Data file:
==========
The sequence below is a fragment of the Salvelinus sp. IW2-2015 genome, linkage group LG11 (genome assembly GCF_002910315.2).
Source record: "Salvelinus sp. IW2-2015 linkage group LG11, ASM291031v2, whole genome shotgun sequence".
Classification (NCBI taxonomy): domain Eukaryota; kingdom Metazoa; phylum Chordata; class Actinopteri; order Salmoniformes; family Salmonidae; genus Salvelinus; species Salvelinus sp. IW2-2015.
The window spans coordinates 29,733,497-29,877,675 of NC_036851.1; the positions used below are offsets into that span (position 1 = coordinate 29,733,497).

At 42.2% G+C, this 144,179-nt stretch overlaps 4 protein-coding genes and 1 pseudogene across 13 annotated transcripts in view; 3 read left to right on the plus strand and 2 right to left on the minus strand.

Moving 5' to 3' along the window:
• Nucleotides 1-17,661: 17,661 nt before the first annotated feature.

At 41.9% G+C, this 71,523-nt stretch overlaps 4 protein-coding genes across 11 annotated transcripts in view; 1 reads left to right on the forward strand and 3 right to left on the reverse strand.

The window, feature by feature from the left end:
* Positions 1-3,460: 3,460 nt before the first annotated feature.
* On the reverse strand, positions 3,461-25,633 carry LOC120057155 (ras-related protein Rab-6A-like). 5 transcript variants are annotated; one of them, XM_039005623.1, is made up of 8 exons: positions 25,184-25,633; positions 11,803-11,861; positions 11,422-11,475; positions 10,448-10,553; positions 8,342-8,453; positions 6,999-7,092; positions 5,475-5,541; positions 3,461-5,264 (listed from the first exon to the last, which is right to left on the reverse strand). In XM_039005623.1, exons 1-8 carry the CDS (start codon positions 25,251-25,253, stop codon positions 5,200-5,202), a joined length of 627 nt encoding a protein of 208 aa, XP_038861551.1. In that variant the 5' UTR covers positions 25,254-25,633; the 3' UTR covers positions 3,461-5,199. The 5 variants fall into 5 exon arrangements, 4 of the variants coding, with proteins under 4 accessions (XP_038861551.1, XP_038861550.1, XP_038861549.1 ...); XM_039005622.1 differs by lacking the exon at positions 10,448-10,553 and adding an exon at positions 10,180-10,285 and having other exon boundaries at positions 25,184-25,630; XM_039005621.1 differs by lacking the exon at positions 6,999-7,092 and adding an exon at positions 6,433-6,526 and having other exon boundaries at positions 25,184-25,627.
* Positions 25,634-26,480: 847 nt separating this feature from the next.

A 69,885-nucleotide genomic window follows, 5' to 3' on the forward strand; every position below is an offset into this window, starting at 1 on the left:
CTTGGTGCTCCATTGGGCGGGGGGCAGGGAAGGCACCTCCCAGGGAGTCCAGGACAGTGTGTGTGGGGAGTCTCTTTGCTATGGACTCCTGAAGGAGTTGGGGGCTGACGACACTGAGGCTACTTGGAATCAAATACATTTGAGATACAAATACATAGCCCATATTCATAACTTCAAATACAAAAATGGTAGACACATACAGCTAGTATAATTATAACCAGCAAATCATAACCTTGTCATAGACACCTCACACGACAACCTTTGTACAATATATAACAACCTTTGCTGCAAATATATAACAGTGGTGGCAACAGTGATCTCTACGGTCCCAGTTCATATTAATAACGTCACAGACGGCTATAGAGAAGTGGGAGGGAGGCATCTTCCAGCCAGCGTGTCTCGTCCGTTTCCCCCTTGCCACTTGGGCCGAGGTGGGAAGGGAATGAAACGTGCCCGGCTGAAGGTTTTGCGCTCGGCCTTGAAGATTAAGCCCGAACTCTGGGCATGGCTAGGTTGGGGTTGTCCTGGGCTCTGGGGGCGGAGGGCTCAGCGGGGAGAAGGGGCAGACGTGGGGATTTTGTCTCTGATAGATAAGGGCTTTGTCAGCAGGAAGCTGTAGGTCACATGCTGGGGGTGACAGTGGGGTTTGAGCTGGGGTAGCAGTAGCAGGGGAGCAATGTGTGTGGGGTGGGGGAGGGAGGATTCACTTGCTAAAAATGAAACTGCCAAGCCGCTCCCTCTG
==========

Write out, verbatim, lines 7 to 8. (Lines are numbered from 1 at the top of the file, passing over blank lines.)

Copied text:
• Nucleotides 1-17,661: 17,661 nt before the first annotated feature.

At 41.9% G+C, this 71,523-nt stretch overlaps 4 protein-coding genes across 11 annotated transcripts in view; 1 reads left to right on the forward strand and 3 right to left on the reverse strand.